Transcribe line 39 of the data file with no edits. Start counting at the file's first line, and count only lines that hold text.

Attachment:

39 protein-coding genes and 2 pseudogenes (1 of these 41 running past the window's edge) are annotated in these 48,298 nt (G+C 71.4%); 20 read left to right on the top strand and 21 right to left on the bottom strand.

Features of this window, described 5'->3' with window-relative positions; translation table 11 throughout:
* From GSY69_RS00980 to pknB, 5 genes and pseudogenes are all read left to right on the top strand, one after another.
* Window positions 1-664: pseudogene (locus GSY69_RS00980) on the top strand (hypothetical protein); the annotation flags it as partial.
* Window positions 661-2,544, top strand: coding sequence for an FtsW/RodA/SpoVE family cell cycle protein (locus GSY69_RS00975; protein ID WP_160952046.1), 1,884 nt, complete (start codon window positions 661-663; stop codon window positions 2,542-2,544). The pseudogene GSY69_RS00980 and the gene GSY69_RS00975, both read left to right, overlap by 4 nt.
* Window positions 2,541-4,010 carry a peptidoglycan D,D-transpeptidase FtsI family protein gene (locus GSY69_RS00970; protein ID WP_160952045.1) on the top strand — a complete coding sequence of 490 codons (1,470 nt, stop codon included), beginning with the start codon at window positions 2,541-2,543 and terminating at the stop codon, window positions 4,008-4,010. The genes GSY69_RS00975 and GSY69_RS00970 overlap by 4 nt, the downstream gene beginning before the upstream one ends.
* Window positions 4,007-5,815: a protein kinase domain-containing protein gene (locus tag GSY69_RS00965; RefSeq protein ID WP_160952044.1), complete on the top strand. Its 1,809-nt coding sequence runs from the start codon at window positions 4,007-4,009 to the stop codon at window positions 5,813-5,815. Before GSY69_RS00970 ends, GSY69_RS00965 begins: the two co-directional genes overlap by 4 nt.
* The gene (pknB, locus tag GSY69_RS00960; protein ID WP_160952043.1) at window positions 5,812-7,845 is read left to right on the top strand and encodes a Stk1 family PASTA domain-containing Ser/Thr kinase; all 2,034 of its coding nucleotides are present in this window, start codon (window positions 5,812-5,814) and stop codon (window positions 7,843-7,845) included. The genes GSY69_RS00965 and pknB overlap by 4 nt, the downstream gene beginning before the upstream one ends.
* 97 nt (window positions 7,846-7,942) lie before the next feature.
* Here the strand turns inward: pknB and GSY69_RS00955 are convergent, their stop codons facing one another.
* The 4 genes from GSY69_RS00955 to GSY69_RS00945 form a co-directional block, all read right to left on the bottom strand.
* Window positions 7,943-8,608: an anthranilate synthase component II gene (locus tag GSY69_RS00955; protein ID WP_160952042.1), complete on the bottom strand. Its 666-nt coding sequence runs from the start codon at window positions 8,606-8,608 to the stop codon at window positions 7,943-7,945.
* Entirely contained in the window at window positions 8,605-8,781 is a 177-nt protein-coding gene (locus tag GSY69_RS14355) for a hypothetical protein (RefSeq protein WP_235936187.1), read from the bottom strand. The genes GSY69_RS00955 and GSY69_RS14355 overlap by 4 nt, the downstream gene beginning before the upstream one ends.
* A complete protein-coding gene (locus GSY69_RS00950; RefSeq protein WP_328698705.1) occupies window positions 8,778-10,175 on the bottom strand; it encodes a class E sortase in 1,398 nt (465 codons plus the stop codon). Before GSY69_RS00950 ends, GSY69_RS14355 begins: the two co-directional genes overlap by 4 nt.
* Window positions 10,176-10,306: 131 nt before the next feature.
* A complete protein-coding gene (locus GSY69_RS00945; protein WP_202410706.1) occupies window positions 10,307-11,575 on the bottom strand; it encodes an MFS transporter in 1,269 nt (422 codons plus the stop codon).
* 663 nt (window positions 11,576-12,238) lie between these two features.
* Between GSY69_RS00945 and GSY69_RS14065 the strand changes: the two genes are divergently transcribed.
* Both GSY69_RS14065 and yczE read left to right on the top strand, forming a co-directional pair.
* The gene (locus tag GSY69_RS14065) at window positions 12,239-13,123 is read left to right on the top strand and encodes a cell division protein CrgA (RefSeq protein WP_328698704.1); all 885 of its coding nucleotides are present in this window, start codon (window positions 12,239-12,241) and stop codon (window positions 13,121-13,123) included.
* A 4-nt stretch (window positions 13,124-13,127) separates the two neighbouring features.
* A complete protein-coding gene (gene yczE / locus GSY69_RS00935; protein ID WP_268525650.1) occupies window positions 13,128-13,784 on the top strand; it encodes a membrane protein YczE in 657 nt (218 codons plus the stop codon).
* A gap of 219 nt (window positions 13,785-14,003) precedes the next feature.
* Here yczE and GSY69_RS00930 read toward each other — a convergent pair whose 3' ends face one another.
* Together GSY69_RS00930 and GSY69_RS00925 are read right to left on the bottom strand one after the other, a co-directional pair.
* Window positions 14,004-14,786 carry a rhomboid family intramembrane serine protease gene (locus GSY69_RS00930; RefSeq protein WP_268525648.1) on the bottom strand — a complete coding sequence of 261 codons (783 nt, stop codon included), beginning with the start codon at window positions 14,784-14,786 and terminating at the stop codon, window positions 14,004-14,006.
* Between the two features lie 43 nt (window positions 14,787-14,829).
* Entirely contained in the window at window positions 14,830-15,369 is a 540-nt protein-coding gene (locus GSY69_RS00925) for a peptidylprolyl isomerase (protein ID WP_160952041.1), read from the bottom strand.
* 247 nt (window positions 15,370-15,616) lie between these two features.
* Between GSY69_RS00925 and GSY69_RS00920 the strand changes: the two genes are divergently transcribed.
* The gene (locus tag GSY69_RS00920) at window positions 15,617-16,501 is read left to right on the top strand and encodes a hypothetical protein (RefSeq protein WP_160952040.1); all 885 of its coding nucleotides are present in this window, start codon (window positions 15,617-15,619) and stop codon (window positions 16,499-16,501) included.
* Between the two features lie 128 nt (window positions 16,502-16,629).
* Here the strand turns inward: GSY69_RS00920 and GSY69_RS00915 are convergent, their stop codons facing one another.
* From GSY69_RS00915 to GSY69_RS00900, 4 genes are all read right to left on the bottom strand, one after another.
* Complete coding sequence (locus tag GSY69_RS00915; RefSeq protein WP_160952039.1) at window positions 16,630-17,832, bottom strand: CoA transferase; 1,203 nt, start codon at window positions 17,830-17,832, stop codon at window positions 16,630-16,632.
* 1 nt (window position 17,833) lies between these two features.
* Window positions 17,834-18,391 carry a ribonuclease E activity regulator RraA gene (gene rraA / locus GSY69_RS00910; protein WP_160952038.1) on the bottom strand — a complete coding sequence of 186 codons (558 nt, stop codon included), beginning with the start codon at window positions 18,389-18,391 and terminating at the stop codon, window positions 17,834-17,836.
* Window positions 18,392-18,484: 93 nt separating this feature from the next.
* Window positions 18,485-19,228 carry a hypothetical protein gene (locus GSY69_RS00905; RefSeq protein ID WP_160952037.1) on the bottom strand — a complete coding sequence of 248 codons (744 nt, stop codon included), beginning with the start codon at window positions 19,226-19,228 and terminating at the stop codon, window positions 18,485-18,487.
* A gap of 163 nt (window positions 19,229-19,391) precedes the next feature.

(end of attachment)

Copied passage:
* Window positions 18,485-19,228 carry a hypothetical protein gene (locus GSY69_RS00905; RefSeq protein ID WP_160952037.1) on the bottom strand — a complete coding sequence of 248 codons (744 nt, stop codon included), beginning with the start codon at window positions 19,226-19,228 and terminating at the stop codon, window positions 18,485-18,487.